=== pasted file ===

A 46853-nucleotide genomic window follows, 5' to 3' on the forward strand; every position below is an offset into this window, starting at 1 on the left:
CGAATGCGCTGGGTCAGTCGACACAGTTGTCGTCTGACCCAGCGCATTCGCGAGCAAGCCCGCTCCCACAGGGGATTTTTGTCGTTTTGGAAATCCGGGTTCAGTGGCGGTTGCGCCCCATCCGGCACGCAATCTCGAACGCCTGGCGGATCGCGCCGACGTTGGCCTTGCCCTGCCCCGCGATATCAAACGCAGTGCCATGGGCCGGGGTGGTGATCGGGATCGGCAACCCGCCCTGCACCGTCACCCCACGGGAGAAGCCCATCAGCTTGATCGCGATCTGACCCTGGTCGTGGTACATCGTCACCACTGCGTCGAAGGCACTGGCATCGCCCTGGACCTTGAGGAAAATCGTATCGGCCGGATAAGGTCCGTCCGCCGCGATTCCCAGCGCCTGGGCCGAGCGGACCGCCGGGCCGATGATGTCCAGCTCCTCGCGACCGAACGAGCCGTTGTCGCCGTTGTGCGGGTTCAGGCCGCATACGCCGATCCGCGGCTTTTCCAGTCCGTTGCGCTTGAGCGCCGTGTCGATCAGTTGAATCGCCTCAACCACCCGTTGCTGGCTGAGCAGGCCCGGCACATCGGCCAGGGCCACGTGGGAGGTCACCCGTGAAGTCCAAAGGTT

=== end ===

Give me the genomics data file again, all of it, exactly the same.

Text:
A 46853-nucleotide genomic window follows, 5' to 3' on the forward strand; every position below is an offset into this window, starting at 1 on the left:
CGAATGCGCTGGGTCAGTCGACACAGTTGTCGTCTGACCCAGCGCATTCGCGAGCAAGCCCGCTCCCACAGGGGATTTTTGTCGTTTTGGAAATCCGGGTTCAGTGGCGGTTGCGCCCCATCCGGCACGCAATCTCGAACGCCTGGCGGATCGCGCCGACGTTGGCCTTGCCCTGCCCCGCGATATCAAACGCAGTGCCATGGGCCGGGGTGGTGATCGGGATCGGCAACCCGCCCTGCACCGTCACCCCACGGGAGAAGCCCATCAGCTTGATCGCGATCTGACCCTGGTCGTGGTACATCGTCACCACTGCGTCGAAGGCACTGGCATCGCCCTGGACCTTGAGGAAAATCGTATCGGCCGGATAAGGTCCGTCCGCCGCGATTCCCAGCGCCTGGGCCGAGCGGACCGCCGGGCCGATGATGTCCAGCTCCTCGCGACCGAACGAGCCGTTGTCGCCGTTGTGCGGGTTCAGGCCGCATACGCCGATCCGCGGCTTTTCCAGTCCGTTGCGCTTGAGCGCCGTGTCGATCAGTTGAATCGCCTCAACCACCCGTTGCTGGCTGAGCAGGCCCGGCACATCGGCCAGGGCCACGTGGGAGGTCACCCGTGAAGTCCAAAGGTT